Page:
Given the importance of these stories in shaping a public narrative of the Zika epidemic, and the risk of harming vulnerable subjects, bioethicists should take an active part in laying out guidelines for the sharing of this information. Some aspects to consider in these conversations are cultural assumptions about privacy, our purposes for sharing this information, and whether or not it is contextualized by a broader story—not simply a voyeuristic look into the suffering of others. Additionally, breadth of scope should generally be considered in order to assure that images and stories do not focus on one aspect of a broader problem. A more balanced coverage of the Zika epidemic should also focus on the stories of researchers, government officials, tourists, and others touched in some way by this crisis. Finally, the kinds of information outlets we are using should be of primary concern; information shared on the internet, a generally open and unregulated source, can widely expose intimate aspects of a person’s life, and cause harm beyond what we can imagine.
Monica List, DVM, MA, is a doctoral student in the Department of Philosophy at Michigan State University. She earned a veterinary medicine degree from the National University of Costa Rica in 2002, and an MA degree in bioethics, also from the National University, in 2011.
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- Beauchamp, T. L., & Childress, J. F. (2013). Principles of biomedical ethics. Oxford University Press, USA.
- Canadian Association of Journalists. (February 10, 2014). On the record: Is it really informed consent without discussion of consequences? A report of the Ethics Advisory Committee of the Canadian Association of Journalists. Retrieved May 15, 2016 from: http://www.caj.ca/on-the-record-is-it-really-informed-consent-without-discussion-of-consequences/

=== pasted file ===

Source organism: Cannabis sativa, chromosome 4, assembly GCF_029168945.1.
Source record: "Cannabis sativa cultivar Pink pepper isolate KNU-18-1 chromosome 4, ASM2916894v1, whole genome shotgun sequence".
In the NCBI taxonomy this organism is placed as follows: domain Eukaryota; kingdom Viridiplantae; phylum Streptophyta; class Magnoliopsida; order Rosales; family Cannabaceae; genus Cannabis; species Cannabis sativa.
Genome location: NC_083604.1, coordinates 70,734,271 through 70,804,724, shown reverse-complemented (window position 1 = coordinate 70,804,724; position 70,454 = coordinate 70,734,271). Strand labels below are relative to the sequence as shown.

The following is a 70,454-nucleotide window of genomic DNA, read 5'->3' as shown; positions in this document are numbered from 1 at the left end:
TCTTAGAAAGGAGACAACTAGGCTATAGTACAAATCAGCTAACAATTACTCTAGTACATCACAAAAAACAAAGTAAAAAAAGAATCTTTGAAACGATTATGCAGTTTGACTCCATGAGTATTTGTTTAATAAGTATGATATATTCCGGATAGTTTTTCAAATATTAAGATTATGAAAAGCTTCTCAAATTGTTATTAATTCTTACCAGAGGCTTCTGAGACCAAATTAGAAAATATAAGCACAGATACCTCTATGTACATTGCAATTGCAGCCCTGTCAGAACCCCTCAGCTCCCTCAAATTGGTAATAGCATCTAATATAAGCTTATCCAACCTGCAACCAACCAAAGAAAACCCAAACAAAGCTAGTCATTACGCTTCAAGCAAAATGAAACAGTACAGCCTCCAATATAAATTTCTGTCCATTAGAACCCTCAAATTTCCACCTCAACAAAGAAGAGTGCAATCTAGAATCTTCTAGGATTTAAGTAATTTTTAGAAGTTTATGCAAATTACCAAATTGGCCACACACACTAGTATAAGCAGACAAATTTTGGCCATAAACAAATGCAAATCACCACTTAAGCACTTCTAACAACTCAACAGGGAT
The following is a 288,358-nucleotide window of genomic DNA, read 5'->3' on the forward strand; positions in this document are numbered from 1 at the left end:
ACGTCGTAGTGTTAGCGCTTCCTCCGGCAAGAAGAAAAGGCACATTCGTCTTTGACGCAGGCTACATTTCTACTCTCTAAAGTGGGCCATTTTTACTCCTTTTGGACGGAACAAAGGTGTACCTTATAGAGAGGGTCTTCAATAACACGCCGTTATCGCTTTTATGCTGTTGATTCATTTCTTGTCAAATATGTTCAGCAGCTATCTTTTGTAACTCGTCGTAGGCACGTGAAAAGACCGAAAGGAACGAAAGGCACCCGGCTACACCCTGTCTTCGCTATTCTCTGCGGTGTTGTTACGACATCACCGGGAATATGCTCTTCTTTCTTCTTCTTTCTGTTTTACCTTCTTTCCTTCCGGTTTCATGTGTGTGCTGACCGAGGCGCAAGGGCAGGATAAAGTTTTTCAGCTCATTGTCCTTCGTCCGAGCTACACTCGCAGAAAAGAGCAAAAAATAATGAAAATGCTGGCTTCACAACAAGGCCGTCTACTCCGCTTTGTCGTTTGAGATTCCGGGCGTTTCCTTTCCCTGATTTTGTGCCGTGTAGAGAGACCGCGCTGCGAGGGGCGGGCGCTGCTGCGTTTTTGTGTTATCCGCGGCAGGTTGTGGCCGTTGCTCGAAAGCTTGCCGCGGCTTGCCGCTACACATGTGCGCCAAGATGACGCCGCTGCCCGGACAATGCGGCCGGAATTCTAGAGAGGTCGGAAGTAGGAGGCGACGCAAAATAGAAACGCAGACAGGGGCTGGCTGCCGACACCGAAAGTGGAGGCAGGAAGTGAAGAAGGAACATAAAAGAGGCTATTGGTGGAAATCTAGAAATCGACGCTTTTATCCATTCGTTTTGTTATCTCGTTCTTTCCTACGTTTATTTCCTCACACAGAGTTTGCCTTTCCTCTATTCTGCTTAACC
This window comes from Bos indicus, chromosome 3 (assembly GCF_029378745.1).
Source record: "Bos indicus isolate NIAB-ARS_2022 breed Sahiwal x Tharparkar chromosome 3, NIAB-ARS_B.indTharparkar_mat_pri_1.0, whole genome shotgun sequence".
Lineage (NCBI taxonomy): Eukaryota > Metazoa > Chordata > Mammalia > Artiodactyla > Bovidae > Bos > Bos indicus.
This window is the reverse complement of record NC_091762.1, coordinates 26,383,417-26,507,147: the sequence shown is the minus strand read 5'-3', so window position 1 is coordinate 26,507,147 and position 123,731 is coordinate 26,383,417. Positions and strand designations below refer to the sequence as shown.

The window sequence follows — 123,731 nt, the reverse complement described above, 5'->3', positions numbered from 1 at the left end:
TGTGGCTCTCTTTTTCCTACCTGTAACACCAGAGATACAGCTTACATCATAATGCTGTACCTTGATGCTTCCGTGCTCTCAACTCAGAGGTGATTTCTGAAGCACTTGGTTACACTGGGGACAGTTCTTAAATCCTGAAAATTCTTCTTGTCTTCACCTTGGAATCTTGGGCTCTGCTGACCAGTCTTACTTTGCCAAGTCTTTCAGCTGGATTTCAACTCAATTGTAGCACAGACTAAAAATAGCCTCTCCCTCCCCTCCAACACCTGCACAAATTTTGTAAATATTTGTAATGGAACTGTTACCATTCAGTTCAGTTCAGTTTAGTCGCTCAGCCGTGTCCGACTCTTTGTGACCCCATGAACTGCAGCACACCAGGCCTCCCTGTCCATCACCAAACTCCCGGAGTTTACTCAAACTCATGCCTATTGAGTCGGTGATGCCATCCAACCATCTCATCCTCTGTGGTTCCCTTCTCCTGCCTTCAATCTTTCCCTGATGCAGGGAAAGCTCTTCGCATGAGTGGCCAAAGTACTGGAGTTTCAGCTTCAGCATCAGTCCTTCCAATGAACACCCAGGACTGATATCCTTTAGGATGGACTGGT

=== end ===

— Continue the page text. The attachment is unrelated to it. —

- Centers for Disease Control and Prevention. Zika Virus. Retrieved May 13, 2016 from: http://www.cdc.gov/zika/geo/
- Corbin, J. (March 7, 2016). Having a baby in the Zika capital. Retrieved May 10, 2016, from http://www.bbc.com/news/magazine-35747161
- Council for International Organizations of Medical Sciences (CIOMS) in collaboration with the World Health Organization (WHO). (2002). International Ethical Guidelines for Biomedical Research Involving Human Subjects. CIOMS. Geneva, Switzerland.
- Harris, L. H., Silverman, N. S., & Marshall, M. F. (2016). The Paradigm of the Paradox: Women, Pregnant Women, and the Unequal Burdens of the Zika Virus Pandemic. The American Journal of Bioethics, 16(5), 1-4.
- Holloway, K. F. (2011). Private Bodies, Public Texts: Race, gender, and a cultural bioethics. Duke University Press.
- Rasmussen, S. A., Jamieson, D. J., Honein, M. A., & Petersen, L. R. (2016). Zika virus and birth defects—reviewing the evidence for causality. New England Journal of Medicine.
- Richards, I., Managing the margins: how journalism reports the vulnerable, Asia Pacific Media Educator, 19, 2009, 14-22. Available at: http://ro.uow.edu.au/apme/vol1/iss19/3